You may not know this yet, but I’m a big hockey fan. Being raised in the tradition of the Montreal Canadiens, I have followed my team religiously since I was 12… that was when they won their last cup…. Hahaha!
Buying stocks is always the fun part when managing a portfolio. You go on the “hunt”, you find an interesting stock, do more research about it and get excited. You buy some shares and feel proud about the catch of the day. But when it comes to managing your portfolio, i.e. should you buy more of this company or should you sell it? It becomes a little bit harder.
Today, I’m going a little bit off the traditional post format where I suggest following strict metrics and a proven investment process (read about mine here). I wanted to share with you how you can truly and successfully build your portfolio and manage it to see each of your stocks like a hockey player. Have you ever dreamed of becoming a General Manager? Here’s your chance to see if you would be successful! As is the case with a hockey team, it’s impossible to build your portfolio with only Crosbys and Stamkos; you will have 1st liners but you will probably end-up with some grinders too. Everybody can’t score on the same night .
As is the case with a real hockey team, your goaltender is your wild card. An average goalie can still do the job if you have a strong team in front of him. Also, you may have the best goaltender ever, if you can’t score, you will still end-up losing 1-0.
You guessed it; your goalie is your fixed income. Bonds are there mostly to “limit” the damage but can’t ride your portfolio to very high investment returns. I’m the kind of GM who thinks that offense is the best defense and this is why I don’t have bonds or CDs in my portfolio. I would rather leave my goaltending spot to steady dividend stocks such as Johnson & Johnson (JNJ) and Coca-Cola (KO).
How to Choose Good Defensemen
A good hockey team has 2 types of defensemen: defensive and offensive defensemen. While the defensive Def are doing a similar job as the goalie, offensive Def are very important as they will help you in your transition movements and become crucial during power plays.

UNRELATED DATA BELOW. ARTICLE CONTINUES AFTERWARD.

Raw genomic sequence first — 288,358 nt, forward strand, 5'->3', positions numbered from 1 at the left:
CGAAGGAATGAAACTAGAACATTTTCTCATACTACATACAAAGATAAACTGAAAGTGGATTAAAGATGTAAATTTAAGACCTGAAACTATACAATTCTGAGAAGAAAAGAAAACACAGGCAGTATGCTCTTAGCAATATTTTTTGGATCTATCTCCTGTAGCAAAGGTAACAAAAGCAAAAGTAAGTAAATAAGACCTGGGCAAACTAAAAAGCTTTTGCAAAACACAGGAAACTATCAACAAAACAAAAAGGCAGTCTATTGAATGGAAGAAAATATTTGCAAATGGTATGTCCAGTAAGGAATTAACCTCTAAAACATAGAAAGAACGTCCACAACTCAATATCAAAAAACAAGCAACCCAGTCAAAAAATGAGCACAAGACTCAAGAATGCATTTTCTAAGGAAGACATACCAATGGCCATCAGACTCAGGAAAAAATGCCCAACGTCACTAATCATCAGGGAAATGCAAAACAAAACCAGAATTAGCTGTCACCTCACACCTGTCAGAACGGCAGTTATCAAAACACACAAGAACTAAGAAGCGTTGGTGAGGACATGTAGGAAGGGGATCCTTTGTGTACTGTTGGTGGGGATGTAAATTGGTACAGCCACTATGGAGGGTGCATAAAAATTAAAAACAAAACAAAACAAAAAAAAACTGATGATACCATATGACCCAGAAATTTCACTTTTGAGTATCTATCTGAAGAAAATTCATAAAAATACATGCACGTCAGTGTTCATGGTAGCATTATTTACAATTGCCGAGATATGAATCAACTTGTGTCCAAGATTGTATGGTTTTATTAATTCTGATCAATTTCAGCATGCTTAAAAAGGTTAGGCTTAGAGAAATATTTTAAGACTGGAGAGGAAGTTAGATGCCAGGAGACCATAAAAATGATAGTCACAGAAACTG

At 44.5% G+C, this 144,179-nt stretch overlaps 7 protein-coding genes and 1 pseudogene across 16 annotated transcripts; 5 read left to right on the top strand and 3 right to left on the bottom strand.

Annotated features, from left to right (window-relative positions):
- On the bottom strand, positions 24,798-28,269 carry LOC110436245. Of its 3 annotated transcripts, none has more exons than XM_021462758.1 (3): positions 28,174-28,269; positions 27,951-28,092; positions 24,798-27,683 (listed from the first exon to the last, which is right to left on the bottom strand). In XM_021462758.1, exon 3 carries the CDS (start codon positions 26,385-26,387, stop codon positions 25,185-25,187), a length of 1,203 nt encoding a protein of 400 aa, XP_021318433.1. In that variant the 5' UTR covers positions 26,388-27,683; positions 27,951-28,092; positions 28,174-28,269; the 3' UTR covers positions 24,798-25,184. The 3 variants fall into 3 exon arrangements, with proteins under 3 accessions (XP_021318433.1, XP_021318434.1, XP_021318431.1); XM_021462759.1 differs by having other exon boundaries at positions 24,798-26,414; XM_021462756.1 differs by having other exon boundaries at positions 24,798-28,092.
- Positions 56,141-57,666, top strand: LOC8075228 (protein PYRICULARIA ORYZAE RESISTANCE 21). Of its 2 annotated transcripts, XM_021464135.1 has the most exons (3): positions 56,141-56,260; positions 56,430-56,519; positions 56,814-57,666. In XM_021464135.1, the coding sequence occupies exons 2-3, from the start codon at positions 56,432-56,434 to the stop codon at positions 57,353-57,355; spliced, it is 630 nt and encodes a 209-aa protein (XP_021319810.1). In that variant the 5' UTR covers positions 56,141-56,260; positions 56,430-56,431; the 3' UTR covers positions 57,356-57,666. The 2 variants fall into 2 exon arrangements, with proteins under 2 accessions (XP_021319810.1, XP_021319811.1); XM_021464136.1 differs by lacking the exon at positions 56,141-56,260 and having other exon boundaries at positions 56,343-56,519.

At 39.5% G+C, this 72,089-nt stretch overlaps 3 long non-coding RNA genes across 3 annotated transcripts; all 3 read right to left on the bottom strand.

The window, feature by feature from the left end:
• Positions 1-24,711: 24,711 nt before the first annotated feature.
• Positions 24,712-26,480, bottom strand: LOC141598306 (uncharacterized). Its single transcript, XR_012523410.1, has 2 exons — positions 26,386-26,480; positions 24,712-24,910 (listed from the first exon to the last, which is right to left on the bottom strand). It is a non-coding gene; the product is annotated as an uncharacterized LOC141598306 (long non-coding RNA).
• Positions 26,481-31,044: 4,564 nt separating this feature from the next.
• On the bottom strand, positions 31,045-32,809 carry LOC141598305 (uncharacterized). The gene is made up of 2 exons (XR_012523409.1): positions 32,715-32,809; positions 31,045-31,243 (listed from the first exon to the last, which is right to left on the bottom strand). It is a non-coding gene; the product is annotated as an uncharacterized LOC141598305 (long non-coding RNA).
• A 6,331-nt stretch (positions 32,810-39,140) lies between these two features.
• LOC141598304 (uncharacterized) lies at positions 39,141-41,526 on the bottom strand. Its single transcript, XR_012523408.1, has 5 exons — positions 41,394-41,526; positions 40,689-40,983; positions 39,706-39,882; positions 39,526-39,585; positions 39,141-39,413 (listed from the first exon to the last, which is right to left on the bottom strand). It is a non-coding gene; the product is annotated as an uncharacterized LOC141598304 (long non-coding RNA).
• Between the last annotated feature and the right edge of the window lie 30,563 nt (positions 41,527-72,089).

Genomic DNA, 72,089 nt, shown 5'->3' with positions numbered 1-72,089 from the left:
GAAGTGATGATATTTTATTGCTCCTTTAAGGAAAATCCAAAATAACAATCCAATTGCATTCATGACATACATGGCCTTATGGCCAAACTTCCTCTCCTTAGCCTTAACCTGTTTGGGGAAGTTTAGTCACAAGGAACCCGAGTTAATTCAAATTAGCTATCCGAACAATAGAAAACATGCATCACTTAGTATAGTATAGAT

You have already heard about “defensive stocks”, right? These are your defensive defensemen. No matter what happens during the stock market, they will always lose less during a recession but will lag during a bullish period.
Defensive stocks in a good sector can become offensive defensemen. The telecom and the banking industries are fairly protected and stable in Canada. You have 4 major players in the Telecom arena (BCE, Rogers, Shaw Communication and Telus). These stocks are part of a relatively secure environment which provides them with the title of “defensive stocks”. However, have you noticed how some of them have surged over the past years? Just look at the Telus graph over the past year:
+22% in 12 months… does it sound like a very defensive stock? This looks more like Erik Karlsson to me! Stocks like these are probably the best card in your hand; stable, reliable and ready to burst at the same time! There is a reason why the Canadiens are doing so well this year so far. This reason is Markov (10 pts in 16 games) and Diaz (12pts in 16 games). Not bad for defensemen, huh?
I Have a Few Second Liners
As is the case for recruiters in the NHL, most of our picks will end-up as second or third liners and only a few of them will rank as “potentially the best player on the team”. The point when selecting a young player is to select a forward that has potential and that can fit into your team. You must find key characteristics that will help your team win more games.